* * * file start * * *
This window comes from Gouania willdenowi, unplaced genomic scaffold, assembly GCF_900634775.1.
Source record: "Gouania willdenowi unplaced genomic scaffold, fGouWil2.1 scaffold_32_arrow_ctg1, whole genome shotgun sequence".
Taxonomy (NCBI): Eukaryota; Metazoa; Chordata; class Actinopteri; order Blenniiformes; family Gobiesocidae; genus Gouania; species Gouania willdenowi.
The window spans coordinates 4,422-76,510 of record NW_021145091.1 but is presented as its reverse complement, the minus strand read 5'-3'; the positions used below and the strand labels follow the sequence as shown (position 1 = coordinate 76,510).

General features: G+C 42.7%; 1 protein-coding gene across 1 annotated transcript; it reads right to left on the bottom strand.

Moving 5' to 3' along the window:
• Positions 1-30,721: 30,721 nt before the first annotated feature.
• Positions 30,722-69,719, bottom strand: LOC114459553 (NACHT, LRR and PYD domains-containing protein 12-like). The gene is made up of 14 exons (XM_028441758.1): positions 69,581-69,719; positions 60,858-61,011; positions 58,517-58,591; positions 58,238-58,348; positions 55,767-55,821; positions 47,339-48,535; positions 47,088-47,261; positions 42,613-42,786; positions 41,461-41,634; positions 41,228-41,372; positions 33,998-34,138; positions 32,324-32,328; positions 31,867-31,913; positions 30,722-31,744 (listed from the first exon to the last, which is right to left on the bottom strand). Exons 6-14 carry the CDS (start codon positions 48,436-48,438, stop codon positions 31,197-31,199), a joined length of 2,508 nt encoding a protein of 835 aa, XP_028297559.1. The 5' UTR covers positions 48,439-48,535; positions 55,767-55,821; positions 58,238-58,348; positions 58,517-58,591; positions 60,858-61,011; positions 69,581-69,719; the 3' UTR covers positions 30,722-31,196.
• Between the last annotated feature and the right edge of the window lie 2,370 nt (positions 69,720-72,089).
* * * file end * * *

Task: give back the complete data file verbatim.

This window comes from Gouania willdenowi, unplaced genomic scaffold, assembly GCF_900634775.1.
Source record: "Gouania willdenowi unplaced genomic scaffold, fGouWil2.1 scaffold_32_arrow_ctg1, whole genome shotgun sequence".
Taxonomy (NCBI): Eukaryota; Metazoa; Chordata; class Actinopteri; order Blenniiformes; family Gobiesocidae; genus Gouania; species Gouania willdenowi.
The window spans coordinates 4,422-76,510 of record NW_021145091.1 but is presented as its reverse complement, the minus strand read 5'-3'; the positions used below and the strand labels follow the sequence as shown (position 1 = coordinate 76,510).

General features: G+C 42.7%; 1 protein-coding gene across 1 annotated transcript; it reads right to left on the bottom strand.

Moving 5' to 3' along the window:
• Positions 1-30,721: 30,721 nt before the first annotated feature.
• Positions 30,722-69,719, bottom strand: LOC114459553 (NACHT, LRR and PYD domains-containing protein 12-like). The gene is made up of 14 exons (XM_028441758.1): positions 69,581-69,719; positions 60,858-61,011; positions 58,517-58,591; positions 58,238-58,348; positions 55,767-55,821; positions 47,339-48,535; positions 47,088-47,261; positions 42,613-42,786; positions 41,461-41,634; positions 41,228-41,372; positions 33,998-34,138; positions 32,324-32,328; positions 31,867-31,913; positions 30,722-31,744 (listed from the first exon to the last, which is right to left on the bottom strand). Exons 6-14 carry the CDS (start codon positions 48,436-48,438, stop codon positions 31,197-31,199), a joined length of 2,508 nt encoding a protein of 835 aa, XP_028297559.1. The 5' UTR covers positions 48,439-48,535; positions 55,767-55,821; positions 58,238-58,348; positions 58,517-58,591; positions 60,858-61,011; positions 69,581-69,719; the 3' UTR covers positions 30,722-31,196.
• Between the last annotated feature and the right edge of the window lie 2,370 nt (positions 69,720-72,089).